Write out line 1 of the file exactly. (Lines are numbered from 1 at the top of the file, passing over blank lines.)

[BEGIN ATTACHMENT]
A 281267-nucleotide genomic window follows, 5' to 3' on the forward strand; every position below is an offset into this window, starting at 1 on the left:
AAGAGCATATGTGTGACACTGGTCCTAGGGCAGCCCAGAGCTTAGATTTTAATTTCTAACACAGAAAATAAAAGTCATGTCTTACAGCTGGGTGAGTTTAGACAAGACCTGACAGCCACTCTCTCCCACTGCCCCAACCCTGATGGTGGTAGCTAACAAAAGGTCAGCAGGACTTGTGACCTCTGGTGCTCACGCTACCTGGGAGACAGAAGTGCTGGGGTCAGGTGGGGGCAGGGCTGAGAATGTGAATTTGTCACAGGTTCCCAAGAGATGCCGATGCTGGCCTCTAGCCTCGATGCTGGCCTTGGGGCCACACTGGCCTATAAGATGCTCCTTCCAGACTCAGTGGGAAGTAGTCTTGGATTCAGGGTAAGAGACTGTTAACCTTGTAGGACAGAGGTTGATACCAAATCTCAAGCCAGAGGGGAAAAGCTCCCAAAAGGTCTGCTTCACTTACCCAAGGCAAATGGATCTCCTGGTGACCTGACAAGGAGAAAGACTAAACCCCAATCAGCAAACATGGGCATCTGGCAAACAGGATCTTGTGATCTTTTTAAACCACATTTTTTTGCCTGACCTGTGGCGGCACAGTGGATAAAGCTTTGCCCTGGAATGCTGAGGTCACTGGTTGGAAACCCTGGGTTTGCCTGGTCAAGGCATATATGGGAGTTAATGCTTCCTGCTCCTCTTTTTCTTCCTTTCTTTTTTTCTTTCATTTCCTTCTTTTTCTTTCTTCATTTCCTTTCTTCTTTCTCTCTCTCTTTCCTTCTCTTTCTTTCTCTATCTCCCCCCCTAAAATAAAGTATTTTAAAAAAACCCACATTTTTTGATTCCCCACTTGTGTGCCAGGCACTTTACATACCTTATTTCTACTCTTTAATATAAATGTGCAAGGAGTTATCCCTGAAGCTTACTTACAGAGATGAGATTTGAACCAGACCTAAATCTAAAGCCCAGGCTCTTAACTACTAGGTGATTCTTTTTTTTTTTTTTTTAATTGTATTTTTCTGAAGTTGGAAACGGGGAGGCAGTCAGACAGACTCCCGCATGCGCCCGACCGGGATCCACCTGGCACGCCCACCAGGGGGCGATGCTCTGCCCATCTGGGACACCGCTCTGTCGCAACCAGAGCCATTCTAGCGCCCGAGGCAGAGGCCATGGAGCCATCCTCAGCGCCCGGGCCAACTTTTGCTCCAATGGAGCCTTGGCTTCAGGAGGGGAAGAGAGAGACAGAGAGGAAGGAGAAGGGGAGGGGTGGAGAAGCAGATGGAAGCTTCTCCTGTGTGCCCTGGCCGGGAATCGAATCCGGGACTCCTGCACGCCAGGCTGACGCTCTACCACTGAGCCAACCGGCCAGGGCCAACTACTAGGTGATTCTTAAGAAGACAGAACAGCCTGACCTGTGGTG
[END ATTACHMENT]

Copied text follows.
A 281267-nucleotide genomic window follows, 5' to 3' on the forward strand; every position below is an offset into this window, starting at 1 on the left: